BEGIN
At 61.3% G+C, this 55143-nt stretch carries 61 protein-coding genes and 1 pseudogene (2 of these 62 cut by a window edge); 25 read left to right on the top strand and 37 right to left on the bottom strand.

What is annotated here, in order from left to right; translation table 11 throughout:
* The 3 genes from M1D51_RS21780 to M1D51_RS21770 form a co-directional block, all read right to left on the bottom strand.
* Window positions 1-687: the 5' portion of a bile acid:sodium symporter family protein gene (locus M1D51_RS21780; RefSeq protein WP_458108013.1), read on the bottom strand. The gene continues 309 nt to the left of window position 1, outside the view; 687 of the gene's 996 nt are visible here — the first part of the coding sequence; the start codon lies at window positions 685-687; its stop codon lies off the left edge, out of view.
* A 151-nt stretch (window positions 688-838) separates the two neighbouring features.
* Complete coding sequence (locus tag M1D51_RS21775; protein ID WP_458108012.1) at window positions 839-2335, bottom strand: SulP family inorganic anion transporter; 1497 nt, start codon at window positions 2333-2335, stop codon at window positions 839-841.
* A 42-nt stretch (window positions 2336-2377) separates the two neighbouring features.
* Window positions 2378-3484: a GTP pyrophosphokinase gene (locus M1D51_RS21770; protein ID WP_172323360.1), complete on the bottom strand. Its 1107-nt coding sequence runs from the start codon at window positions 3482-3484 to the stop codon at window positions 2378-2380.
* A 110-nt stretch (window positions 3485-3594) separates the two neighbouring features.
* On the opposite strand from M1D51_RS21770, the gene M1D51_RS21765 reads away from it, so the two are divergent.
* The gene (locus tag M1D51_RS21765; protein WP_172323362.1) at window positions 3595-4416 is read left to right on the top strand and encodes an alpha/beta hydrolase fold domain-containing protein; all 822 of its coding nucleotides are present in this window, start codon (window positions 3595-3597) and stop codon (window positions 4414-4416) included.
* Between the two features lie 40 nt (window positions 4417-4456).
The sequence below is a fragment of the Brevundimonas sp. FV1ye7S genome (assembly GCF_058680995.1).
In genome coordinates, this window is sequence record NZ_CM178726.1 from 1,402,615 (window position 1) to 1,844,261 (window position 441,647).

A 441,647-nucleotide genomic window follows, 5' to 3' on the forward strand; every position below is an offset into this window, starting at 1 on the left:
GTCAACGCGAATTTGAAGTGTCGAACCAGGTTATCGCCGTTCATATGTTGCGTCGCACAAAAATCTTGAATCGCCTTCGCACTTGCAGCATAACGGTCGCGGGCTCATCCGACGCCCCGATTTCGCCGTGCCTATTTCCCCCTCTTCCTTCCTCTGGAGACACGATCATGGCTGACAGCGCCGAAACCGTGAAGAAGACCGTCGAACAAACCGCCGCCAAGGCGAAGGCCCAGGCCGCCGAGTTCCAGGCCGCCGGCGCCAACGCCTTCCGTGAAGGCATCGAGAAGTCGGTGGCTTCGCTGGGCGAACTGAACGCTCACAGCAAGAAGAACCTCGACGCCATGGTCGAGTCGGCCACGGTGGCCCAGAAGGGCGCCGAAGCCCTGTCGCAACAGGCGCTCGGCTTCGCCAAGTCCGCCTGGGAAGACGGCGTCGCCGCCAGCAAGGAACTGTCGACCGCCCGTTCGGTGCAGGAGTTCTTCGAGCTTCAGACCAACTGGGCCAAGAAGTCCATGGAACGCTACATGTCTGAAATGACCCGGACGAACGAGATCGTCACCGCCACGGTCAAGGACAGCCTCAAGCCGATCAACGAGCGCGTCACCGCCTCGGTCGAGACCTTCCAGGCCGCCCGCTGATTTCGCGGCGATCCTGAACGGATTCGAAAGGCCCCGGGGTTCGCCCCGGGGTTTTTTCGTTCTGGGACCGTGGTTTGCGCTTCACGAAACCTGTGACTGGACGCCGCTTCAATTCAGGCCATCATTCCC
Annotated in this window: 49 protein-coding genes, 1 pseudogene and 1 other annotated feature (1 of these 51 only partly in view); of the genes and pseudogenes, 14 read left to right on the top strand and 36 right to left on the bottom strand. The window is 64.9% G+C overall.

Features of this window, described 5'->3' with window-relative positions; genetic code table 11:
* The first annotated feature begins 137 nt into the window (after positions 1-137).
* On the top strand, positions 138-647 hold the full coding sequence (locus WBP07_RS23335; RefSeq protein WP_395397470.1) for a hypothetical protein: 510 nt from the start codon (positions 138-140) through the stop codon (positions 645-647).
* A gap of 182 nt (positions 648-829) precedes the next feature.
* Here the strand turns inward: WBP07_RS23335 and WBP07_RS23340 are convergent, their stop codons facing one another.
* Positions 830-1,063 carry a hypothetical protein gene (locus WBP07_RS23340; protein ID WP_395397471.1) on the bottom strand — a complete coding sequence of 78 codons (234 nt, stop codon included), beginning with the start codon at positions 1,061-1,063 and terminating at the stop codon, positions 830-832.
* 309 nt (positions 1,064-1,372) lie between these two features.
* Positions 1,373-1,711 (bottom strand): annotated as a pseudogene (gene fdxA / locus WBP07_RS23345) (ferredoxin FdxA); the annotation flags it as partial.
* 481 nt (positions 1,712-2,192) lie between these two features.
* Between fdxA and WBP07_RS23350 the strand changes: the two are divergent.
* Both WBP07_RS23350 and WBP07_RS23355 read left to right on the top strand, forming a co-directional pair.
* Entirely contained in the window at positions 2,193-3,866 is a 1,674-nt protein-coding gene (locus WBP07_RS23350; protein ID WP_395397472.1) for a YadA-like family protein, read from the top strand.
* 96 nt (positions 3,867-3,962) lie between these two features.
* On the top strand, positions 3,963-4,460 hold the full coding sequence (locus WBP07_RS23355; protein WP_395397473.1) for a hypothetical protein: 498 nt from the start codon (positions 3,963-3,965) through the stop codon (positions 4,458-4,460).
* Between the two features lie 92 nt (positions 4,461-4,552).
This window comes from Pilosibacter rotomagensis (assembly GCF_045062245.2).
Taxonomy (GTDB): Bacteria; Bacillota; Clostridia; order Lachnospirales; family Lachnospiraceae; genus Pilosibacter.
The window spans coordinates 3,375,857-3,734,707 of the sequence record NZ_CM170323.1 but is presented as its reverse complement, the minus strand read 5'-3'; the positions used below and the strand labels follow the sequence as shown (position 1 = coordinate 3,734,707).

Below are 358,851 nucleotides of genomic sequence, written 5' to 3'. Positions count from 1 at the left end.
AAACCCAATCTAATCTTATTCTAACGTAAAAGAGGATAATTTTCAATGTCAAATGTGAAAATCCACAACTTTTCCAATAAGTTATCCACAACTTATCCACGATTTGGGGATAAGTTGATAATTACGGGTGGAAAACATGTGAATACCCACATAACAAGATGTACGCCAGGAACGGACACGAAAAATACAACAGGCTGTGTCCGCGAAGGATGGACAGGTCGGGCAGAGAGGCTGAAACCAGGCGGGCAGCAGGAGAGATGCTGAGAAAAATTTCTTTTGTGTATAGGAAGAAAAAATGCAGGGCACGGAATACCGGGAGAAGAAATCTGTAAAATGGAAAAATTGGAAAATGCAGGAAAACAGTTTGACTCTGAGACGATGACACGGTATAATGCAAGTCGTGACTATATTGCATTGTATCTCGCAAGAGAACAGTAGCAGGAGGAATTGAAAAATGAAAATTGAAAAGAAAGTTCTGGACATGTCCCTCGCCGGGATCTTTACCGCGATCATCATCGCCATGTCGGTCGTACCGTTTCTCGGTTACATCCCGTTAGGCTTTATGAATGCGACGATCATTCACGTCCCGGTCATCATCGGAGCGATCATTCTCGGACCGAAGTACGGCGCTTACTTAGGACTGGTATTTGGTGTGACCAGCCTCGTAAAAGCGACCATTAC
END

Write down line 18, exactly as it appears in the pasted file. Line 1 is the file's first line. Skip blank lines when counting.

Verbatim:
Features of this window, described 5'->3' with window-relative positions; genetic code table 11: